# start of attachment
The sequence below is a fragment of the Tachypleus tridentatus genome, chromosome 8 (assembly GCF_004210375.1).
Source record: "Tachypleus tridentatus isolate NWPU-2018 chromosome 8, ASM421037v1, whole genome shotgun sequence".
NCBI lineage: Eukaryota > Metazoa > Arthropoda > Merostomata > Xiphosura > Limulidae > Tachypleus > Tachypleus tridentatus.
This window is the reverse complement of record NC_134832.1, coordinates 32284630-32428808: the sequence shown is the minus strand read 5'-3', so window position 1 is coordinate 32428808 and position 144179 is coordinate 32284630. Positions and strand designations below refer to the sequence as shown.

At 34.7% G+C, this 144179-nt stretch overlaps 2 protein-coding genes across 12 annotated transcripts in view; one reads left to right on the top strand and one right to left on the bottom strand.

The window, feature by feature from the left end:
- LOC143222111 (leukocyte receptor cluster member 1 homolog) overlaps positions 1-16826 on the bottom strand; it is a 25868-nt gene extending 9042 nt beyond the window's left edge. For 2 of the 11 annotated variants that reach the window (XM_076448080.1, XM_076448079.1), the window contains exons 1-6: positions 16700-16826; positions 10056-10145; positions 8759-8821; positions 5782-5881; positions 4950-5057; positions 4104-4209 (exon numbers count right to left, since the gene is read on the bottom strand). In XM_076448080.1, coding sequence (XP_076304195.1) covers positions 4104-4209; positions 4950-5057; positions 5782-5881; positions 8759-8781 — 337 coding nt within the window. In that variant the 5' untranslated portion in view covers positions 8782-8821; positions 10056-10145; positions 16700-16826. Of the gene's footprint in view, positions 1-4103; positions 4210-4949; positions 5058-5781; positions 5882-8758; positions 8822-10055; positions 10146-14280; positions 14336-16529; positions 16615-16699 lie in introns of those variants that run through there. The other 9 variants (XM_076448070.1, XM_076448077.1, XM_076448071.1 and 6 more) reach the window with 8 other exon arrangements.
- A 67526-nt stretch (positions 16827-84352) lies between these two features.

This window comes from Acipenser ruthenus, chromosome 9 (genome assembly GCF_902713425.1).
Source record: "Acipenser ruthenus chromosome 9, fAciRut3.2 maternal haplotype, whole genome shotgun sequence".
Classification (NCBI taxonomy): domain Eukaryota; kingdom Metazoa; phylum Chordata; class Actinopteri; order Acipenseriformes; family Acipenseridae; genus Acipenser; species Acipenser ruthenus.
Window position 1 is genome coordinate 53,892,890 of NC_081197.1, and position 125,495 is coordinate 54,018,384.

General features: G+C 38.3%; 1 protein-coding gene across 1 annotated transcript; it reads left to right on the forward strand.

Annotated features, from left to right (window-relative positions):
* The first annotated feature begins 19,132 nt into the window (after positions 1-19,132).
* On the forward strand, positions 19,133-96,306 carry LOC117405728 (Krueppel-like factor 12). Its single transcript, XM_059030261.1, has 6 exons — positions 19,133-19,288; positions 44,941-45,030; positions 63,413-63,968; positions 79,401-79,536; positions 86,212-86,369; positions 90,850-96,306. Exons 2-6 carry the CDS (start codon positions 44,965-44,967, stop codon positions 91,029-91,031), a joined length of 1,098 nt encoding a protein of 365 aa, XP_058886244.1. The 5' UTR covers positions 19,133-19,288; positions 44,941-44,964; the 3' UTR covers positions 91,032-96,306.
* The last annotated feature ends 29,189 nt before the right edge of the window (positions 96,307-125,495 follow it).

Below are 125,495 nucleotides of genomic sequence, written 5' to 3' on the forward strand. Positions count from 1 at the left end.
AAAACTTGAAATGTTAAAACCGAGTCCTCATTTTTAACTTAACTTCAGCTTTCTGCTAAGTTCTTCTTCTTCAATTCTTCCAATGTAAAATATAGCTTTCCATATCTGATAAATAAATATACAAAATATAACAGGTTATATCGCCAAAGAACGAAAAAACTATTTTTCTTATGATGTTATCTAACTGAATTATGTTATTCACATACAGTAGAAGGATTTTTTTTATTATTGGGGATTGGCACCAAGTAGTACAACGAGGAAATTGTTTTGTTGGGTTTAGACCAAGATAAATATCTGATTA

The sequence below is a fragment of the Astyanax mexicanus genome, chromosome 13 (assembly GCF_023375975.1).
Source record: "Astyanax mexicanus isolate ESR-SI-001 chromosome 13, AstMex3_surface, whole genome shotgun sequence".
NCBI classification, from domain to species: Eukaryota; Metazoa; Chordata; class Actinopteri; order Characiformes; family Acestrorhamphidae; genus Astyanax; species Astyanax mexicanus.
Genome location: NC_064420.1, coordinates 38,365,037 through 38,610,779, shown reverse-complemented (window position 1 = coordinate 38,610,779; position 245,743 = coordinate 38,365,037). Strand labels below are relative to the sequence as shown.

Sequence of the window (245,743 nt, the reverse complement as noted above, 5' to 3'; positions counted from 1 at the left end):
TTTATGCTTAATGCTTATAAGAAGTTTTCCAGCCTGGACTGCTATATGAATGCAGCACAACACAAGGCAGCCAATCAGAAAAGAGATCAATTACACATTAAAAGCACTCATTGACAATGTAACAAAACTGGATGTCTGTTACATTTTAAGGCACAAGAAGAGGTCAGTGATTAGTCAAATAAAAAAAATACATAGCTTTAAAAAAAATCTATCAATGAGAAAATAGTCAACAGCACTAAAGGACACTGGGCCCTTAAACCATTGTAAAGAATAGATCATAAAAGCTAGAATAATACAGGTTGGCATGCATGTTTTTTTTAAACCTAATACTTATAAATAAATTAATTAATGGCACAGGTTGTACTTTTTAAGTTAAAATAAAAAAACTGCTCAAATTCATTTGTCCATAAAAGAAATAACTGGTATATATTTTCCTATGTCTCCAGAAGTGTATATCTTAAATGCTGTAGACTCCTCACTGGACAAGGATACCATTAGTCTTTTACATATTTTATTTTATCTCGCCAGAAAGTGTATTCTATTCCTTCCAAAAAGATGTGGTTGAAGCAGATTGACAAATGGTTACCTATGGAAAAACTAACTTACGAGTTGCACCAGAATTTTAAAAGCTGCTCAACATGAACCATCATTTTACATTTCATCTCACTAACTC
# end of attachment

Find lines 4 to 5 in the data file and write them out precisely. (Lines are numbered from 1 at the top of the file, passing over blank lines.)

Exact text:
This window is the reverse complement of record NC_134832.1, coordinates 32284630-32428808: the sequence shown is the minus strand read 5'-3', so window position 1 is coordinate 32428808 and position 144179 is coordinate 32284630. Positions and strand designations below refer to the sequence as shown.

At 34.7% G+C, this 144179-nt stretch overlaps 2 protein-coding genes across 12 annotated transcripts in view; one reads left to right on the top strand and one right to left on the bottom strand.